Best Scholarly Publication by a Graduate Student
Anju Mary Paul. 2011. “Stepwise International Migration: A Multistage Migration Pattern for the Aspiring Migrant.” American Journal of Sociology 116 (6): 1842-86
Based on data from interviews with 95 Filipino domestic workers in the Philippines, Hong Kong, and Singapore, this article documents the strategies that migrants use to chart and navigate a stepwise migration trajectory. Specifically, Paul shows how migrants with limited options use successive overseas employment opportunities to accumulate human and financial capital that allows them to move between countries en route to the ultimate objective of (often) legal entry into their preferred destination countries. By showing how this pattern of stepwise migration is enabled by the development of a transnational labor market in particular occupations, Paul makes an important contribution to our understanding of immigration as a global, not just international, phenomenon.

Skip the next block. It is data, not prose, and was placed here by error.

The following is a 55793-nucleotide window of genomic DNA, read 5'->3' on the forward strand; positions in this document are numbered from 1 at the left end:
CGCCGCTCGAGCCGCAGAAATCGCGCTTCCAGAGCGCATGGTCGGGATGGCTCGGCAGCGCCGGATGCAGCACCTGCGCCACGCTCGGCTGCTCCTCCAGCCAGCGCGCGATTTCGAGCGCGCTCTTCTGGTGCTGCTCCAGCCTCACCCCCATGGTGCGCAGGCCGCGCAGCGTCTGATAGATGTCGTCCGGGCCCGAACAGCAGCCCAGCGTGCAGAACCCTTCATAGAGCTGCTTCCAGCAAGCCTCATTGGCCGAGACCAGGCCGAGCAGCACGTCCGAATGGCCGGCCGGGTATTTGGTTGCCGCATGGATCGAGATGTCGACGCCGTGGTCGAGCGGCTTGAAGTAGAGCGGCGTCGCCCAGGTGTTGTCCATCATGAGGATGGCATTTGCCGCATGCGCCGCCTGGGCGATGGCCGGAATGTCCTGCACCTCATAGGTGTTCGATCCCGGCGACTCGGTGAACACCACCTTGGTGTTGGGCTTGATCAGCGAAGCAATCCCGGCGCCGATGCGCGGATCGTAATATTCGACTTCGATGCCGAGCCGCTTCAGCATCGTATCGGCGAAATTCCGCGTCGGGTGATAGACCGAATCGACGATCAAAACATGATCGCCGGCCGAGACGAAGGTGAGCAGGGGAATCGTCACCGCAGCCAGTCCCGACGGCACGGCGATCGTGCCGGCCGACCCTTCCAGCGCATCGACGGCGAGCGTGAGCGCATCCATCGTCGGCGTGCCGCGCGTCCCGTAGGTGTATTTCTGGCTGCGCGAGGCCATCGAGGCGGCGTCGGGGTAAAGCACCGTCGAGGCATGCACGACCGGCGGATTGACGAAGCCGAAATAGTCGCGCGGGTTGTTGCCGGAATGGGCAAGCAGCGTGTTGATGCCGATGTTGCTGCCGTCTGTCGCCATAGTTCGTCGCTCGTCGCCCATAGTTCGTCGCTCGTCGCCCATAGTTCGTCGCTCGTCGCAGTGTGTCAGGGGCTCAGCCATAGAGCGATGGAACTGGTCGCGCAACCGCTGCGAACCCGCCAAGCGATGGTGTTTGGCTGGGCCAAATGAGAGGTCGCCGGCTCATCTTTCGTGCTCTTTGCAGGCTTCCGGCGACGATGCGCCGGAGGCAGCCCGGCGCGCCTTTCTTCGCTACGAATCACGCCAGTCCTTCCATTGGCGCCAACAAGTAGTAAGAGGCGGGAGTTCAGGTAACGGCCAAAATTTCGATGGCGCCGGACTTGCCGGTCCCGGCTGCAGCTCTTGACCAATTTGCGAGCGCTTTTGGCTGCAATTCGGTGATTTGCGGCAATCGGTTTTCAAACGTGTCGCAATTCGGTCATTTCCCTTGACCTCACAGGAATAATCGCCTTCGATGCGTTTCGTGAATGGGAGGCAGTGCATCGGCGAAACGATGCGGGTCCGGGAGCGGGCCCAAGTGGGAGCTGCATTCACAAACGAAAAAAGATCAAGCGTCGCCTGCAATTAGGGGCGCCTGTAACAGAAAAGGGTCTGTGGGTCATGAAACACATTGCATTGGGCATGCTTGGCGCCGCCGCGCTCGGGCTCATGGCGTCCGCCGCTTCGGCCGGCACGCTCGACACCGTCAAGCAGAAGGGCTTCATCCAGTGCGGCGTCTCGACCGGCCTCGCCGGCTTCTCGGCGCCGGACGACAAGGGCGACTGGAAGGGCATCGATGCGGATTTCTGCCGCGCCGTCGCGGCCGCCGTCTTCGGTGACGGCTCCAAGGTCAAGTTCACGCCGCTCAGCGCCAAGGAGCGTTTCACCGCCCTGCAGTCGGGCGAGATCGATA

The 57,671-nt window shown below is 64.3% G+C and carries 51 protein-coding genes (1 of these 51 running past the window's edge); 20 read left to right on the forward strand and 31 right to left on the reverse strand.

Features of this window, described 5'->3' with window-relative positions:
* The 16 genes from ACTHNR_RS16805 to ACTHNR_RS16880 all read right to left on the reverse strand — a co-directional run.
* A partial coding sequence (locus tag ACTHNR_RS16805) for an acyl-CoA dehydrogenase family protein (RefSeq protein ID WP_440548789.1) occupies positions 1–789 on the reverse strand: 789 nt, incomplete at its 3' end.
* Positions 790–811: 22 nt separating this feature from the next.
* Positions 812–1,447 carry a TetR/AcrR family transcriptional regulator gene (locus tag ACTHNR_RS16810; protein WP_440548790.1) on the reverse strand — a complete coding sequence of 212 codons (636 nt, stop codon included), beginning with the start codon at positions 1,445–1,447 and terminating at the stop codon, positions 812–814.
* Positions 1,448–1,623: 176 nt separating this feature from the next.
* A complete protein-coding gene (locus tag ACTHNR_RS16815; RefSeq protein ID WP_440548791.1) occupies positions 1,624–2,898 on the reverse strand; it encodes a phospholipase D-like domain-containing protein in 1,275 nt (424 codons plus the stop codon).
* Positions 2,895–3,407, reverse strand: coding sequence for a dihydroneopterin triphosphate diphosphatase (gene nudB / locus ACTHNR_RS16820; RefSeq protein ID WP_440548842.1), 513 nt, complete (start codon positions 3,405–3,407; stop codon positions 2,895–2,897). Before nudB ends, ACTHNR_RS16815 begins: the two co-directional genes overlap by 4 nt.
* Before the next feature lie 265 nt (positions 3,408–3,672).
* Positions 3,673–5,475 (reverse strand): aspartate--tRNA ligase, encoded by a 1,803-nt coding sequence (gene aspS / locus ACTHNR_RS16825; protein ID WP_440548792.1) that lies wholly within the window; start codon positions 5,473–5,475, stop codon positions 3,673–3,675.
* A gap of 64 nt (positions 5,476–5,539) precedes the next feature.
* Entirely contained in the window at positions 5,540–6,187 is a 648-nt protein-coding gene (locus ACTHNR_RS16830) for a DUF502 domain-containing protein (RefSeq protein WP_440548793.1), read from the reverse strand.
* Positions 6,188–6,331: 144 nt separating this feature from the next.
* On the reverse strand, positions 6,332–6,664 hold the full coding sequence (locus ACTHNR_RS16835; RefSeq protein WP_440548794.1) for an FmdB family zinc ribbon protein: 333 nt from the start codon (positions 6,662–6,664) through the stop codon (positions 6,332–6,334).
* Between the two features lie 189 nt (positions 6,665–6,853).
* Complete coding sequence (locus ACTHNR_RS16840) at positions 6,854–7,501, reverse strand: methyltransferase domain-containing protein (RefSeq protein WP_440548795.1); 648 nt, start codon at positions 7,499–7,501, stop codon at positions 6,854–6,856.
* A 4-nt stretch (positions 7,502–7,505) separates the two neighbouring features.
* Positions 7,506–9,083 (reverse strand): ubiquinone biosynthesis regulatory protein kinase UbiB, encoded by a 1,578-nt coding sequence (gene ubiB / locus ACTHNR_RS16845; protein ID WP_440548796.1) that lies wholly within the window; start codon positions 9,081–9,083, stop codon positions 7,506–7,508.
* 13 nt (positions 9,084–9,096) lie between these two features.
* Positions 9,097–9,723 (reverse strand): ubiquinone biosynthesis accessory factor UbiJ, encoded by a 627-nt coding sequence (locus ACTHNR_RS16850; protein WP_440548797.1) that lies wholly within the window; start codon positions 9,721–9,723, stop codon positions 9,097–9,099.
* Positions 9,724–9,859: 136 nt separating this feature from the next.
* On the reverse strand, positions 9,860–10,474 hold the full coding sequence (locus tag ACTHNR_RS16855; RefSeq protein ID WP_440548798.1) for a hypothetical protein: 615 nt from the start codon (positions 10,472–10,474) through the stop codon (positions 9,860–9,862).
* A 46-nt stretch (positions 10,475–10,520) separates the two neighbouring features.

Best Work by an International Scholar
Justin Rosenberg. 2010. “Basic Problems in the Theory of Combined and Uneven Development. Part II: Unevenness and Political Multiplicity.” Cambridge Review of International Affairs 23(1): 165-89.
This article interrogates the concept of “international” using the idea of ‘uneven and combined development’ (U&CD). First, a depth model is constructed, comparing different ways of linking uneven development with international relations. Thus far, it turns out, these ways have all presupposed the fact of political multiplicity, rather than explaining it. In search of explanation, the article turns, secondly, to the compelling historical sociological argument of Barry Buzan and Richard Little. This locates the origins of geopolitics in the late prehistoric shift from hunter-gatherer to settled agricultural existence, together with associated processes of social differentiation and proto-state formation. Buzan and Little’s explanation appears at first to pre-empt the need for the concept of U&CD. Yet closer inspection reveals that unevenness and combination play a key role in their empirical account without, however, being theorized. The third step of the argument therefore seeks to show how these are necessary parts of the process of social change which Buzan and Little describe. And in this way it emerges that the origins of ‘the international’ do indeed lie in the uneven and combined character of historical development.